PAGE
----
Vikings special teams need to bounce back
Published 12:07 pm Saturday, January 2, 2010
After a series of bad special teams plays last season, the Minnesota Vikings have improved in that area.
They’re sending one of their cover men, Heath Farwell, to the Pro Bowl. Kicker Ryan Longwell has been exceptionally accurate.
Last week, though, was not special.
Email newsletter signup
The Vikings allowed three long kickoff returns to Chicago’s Danieal Manning, for an average of nearly 45 yards. Longwell had an extra point blocked after a low snap and a sloppy hold, and he also played a part in the poor kickoff coverage with less-than-ideal hang time. Punter Chris Kluwe wasn’t great in the cold weather, including a 16-yarder off the side of his foot. Rookie kickoff returner Percy Harvin was unable to get going.
“I think the whole body of work has improved,” coach Brad Childress said, assessing the season. “You always have a tendency to look at what went wrong. There’s a lot of things that went right. We can correct what happened last weekend, with the ball coming down short. Hopefully we can kick it a little bit longer in the Dome.”
The Vikings (11-4) host the New York Giants on Sunday, hoping to gain some momentum for the playoffs.
Long kickoff returns are the biggest concern, and they can be attributed to a number of issues. The Bears have had their share of success in recent years, and in the last meeting at Minnesota they had runbacks of 44 and 77 yards. Missed tackles and even the slightest of veers in running lanes can create holes big enough to spring a significant return.
Childress and special teams coordinator Brian Murphy sounded most concerned about Longwell’s lack of hang time on his second-half kickoffs during that freezing Chicago night.
“It was not a fundamentally good game in that phase of the game, and you throw on top of it some kicks that came up short,” Murphy said. “It was a bad day all around in that phase.”
The weather was a part of it, but not all.
“They were short. The ball comes downhill fast. It puts a lot of pressure on the coverage,” Murphy said, adding: “There is no excuse for the ball to get that far, either. There are 10 guys working to get off blocks and to leverage the football and get it down. It’s not thrown at one person’s feet. It was a breakdown with the unit.”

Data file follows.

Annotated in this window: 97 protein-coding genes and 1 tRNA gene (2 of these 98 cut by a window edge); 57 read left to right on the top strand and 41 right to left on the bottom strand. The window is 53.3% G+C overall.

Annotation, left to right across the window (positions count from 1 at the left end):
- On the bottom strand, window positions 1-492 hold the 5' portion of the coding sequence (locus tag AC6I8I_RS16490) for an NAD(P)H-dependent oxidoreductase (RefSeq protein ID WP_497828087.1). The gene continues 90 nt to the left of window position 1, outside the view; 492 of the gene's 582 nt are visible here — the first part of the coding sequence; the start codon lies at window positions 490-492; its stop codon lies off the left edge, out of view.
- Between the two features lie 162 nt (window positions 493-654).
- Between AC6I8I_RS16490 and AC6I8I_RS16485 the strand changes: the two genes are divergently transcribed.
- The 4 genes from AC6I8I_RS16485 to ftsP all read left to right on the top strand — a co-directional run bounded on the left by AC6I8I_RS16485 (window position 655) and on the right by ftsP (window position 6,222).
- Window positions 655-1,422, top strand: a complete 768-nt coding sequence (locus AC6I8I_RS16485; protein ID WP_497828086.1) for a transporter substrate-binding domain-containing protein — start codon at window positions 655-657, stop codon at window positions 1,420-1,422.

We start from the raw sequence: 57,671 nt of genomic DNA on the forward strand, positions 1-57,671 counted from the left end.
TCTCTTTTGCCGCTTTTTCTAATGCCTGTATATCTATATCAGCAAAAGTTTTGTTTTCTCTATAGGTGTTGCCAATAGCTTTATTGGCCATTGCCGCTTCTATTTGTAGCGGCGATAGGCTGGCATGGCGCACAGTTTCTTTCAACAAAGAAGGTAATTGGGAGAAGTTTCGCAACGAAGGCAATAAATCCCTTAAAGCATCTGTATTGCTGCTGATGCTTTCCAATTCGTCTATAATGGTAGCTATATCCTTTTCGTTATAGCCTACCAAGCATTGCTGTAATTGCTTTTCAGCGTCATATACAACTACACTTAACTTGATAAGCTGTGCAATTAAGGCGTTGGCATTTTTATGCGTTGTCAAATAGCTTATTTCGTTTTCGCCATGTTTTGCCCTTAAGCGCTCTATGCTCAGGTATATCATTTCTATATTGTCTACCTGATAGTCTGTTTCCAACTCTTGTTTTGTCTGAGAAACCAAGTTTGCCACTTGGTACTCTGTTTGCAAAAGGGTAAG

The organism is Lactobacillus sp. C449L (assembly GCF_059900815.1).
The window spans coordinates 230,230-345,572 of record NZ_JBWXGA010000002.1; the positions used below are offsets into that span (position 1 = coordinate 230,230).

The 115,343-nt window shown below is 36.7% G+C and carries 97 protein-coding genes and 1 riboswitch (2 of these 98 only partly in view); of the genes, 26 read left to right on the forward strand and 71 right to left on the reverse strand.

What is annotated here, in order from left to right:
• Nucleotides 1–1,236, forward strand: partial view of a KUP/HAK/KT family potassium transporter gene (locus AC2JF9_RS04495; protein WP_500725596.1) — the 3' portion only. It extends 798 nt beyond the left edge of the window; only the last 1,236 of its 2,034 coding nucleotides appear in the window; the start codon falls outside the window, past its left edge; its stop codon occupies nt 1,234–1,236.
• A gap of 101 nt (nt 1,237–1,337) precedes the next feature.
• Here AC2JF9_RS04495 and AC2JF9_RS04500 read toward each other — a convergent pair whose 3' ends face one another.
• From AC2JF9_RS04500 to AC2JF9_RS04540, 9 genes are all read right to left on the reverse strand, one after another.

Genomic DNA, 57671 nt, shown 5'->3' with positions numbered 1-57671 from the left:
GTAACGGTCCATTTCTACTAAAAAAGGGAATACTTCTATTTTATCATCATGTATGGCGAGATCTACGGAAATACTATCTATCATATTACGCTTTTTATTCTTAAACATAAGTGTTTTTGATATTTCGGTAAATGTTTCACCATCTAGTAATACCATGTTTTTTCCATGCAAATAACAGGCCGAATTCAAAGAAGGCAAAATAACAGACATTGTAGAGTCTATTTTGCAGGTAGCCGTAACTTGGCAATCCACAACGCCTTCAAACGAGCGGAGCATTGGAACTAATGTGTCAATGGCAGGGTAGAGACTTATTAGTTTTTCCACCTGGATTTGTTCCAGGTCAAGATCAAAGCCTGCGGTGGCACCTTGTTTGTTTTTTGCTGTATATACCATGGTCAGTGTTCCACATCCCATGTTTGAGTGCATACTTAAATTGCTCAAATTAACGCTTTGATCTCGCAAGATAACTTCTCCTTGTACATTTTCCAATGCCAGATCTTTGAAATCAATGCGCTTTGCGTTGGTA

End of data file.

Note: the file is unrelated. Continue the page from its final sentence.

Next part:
Murphy was confident his group will bounce back.
“We went back, looked at film and made some corrections,” said rookie safety Jamarca Sanford, who has made several hard hits and sure tackles this season on special teams. “This week, we’re going to try to get back to doing what we normally do.”
Added Murphy: “Whenever we’ve come up short, which hasn’t been often, when we’ve come up short those guys come back determined to make things right and they have responded well every opportunity they have had. I wouldn’t think that this would be any different.”
Longwell is second in the NFL behind Arizona’s Neil Rackers with a 92 percent rate on his field goals, 23 for 25. Harvin has two touchdowns and a handful of other long returns, and Darius Reynaud has been a reliable punt returner. Then there’s Farwell, who recovered from major knee surgery and has helped the coverage units respond from last year’s disaster — an NFL-record seven touchdowns allowed in special teams situations.
The Vikings rank only 22nd in opponent’s average staring yard line after kickoffs (27.4), but Harvin has helped them reach second place in their own average (31.2) behind the Bears (31.6).
“We have to get back to what we were doing, and we’ll cover kicks like we used to,” Farwell said. “We’ll start this week and continue the momentum into the playoffs.”